Monday, December 29, 2008

Luminance (v11 super-highball) by Shawn Diamond

Yesterday, Shawn Diamond climbed what one of his two spotters at the time, Walker, describes as the "scariest thing I've ever seen," and which Shawn describes as "the dumbest thing I've ever done!"

Luminance (tentatively rated v11) is an exceptionally beautiful wall above a heinous landing. It is on the steep west face of a giant block (not in the guidebook) at the head of a gully between the Windy Wall and the Secrets of the Beehive Area. Eyed previously by a few of the best climbers around, it had always been left for another day, or another climber. Shawn threw a rope down the line to check the moves. Then he summoned up the courage to step on un-roped. The wall begins with some long moves to good sloping crimps that lead to the mental challenge of throwing a total-commitment dyno to a hold just below the lip.

The ground drops off dramatically, so spotting is also pretty terrifying. Walker, who was tied into a rope for safety at the time of the ascent, was able to save one fall from just before the most dangerous point, by pushing Shawn away from the worst landing and into a pile of pads.

"There was a moment there when I actually thought to myself, 'what am I doing here?'" Shawn told me, of the moment he arrived at the committing move, and for an instant became aware of his surroundings. He realized he had to give it 100 percent: a controlled lock-off was not an option, the lip could only be reached dynamically. He stuck the move, sinking his fingers into a hidden slot at the back of the sloping rail, and the rest was pretty much a formality.

"I saw that line years ago and had been walking around New York City dreaming about it," says Shawn, who is currently at medical school in the Big Apple. "It was definitely a big step up in my climbing... My most memorable ascent, and a big breakthrough for me."

Here are some more photos I shot of Shawn on the opening moves. See also his other line on this block.

Here's a shot of the boulder, so you can see the steepness of the ledge and fall-zone

Thursday, December 18, 2008

Chris Schulte, Buttermelter...

I recently heard from Chris Schulte about some new lines he has done, including an intriguing right start to The Buttermilker on the Cave Boulder at the Main Buttermilks area. Chris dubbed the problem The Buttermelter. We'll have to see if this proves popular, but it definitely seems like a fun addition. It's likely in the v11/12 range.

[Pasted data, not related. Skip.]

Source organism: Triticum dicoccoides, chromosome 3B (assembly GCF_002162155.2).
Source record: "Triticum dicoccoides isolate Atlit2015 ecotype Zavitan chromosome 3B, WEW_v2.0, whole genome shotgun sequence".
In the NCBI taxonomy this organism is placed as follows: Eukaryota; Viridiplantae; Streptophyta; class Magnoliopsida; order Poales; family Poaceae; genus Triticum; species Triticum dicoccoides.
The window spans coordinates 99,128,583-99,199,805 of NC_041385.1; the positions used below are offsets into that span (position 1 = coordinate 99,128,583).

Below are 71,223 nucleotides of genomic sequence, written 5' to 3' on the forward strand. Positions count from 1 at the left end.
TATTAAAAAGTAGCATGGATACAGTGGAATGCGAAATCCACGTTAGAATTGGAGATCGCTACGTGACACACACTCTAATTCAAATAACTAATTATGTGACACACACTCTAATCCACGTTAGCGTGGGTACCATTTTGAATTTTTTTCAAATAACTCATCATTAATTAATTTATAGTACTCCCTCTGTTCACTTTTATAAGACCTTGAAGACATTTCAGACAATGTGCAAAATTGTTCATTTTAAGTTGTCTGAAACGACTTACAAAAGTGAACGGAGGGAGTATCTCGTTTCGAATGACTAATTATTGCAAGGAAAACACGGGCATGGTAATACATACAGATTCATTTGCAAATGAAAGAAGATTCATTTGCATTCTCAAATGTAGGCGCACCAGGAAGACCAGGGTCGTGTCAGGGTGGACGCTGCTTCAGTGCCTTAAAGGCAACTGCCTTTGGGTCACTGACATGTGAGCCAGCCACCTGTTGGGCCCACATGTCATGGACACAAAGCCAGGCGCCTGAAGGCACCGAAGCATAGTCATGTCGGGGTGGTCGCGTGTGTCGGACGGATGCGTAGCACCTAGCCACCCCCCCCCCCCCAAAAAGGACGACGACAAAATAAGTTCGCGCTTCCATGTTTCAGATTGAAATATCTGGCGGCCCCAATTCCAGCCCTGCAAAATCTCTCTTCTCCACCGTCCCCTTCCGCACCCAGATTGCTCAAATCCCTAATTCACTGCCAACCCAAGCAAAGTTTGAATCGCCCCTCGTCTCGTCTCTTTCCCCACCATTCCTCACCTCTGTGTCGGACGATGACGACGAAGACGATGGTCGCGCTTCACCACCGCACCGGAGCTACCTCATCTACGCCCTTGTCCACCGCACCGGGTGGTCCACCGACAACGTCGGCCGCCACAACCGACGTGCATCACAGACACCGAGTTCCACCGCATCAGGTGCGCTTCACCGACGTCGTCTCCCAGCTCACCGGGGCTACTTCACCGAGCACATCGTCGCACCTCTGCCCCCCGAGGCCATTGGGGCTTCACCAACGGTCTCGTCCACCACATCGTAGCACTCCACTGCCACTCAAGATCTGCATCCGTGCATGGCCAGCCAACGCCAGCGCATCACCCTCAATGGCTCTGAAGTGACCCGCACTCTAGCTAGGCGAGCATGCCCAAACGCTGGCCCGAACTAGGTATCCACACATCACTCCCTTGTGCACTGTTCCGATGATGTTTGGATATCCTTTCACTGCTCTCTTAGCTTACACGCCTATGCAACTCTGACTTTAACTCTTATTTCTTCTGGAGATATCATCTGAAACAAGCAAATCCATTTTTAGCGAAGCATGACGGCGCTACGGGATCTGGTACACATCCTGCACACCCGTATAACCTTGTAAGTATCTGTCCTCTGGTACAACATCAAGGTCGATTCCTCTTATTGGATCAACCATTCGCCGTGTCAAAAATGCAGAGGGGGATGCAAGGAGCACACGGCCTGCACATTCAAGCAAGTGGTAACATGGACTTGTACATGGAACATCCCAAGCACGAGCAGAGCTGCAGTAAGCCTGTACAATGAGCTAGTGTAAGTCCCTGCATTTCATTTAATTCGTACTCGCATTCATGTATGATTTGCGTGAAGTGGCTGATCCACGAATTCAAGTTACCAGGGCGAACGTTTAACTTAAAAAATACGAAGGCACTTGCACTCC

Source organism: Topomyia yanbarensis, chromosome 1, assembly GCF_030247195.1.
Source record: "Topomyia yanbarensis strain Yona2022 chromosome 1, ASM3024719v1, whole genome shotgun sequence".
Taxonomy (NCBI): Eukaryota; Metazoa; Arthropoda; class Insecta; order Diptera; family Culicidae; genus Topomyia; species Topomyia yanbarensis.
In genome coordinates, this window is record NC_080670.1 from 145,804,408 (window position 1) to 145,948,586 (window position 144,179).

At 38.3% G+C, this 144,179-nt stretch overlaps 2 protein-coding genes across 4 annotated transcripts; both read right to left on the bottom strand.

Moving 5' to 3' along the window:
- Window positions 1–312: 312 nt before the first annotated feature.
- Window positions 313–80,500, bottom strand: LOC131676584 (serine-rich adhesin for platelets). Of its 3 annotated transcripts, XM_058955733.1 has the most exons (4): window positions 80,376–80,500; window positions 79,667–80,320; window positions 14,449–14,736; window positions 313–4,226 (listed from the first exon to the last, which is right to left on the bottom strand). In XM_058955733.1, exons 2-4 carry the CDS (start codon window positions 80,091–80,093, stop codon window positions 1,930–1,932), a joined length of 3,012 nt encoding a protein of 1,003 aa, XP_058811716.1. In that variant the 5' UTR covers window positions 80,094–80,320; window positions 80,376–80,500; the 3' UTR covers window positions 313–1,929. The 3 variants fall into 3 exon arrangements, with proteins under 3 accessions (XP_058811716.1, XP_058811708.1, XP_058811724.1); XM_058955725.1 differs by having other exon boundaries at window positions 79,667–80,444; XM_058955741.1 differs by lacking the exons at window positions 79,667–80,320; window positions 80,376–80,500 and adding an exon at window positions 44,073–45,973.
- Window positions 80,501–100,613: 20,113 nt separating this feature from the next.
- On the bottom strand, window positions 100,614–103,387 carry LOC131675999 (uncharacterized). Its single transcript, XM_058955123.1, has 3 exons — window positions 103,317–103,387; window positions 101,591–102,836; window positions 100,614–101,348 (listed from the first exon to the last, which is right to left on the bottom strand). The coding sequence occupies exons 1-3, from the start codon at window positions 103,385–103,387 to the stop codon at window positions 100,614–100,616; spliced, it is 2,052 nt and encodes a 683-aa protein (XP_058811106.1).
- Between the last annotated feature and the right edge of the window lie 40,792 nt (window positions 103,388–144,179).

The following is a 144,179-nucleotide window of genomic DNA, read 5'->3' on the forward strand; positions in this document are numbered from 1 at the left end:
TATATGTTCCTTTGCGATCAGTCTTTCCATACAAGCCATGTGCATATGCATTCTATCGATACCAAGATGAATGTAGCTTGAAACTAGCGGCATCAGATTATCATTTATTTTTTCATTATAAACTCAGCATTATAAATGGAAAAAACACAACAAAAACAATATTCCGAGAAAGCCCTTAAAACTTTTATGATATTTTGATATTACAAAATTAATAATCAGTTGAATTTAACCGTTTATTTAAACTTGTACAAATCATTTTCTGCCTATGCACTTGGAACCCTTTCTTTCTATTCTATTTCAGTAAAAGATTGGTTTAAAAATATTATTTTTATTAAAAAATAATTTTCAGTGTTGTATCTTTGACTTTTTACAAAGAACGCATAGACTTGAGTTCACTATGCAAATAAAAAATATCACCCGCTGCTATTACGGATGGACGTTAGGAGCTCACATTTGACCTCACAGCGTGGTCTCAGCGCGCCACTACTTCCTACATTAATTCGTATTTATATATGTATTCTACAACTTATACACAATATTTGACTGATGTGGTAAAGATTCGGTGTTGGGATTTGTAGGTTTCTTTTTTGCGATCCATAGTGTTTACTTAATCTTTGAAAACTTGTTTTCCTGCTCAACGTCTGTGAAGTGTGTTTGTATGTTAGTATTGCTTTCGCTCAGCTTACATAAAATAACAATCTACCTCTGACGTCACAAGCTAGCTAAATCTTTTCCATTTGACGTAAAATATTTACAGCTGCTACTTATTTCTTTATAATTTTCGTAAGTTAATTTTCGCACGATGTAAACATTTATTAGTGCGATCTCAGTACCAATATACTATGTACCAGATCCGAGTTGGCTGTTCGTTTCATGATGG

He says, "Start in a large hueco right of The Buttermilker, on underclings (right hand on a "ball"), lock in a kneebar and udge up and across with the right hand to the "glass dish" on The Buttermilker. Bicycle, left hand up to a sidepull crimp, double toe hooks to bicycle switch, and finish the 'Milker..."

If you can follow all that, you deserve an honorary v12 in bouldering, even if you don't actually do the problem. Good luck! See Chris's blog for more info and photos.

Another fairly hard and cool-looking line that Chris has recently completed is on the west side of the Golden Boulder (to the right of the Iron Man Traverse, if you're looking up hill). This line begins at the crack around on the back left side of this huge boulder and follows a lip up and right to the apex of the boulder before topping out. It's a nice line, and because of the adjacent boulder, even after climbing 20 feet, you will find yourself only a couple of feet above your pad.

Chris writes: "The lip traverse on the Golden Boulder consists of pretty good positive holds traversing along the obvious aspect change. There is a sorta hard move 1/2 way, over the point of the adjacent boulder, then a tough cross, and the last move is also a bit of a grunt... Maybe the last move is easier for the smaller, but a redpoint crux, for sure..."

Chris named this one Constellation, and the rating is unknown (v9-v11 range?). Sounds and looks like a great endurance problem to me. The line beginning at the same place, but heading directly up the slab remains to be done.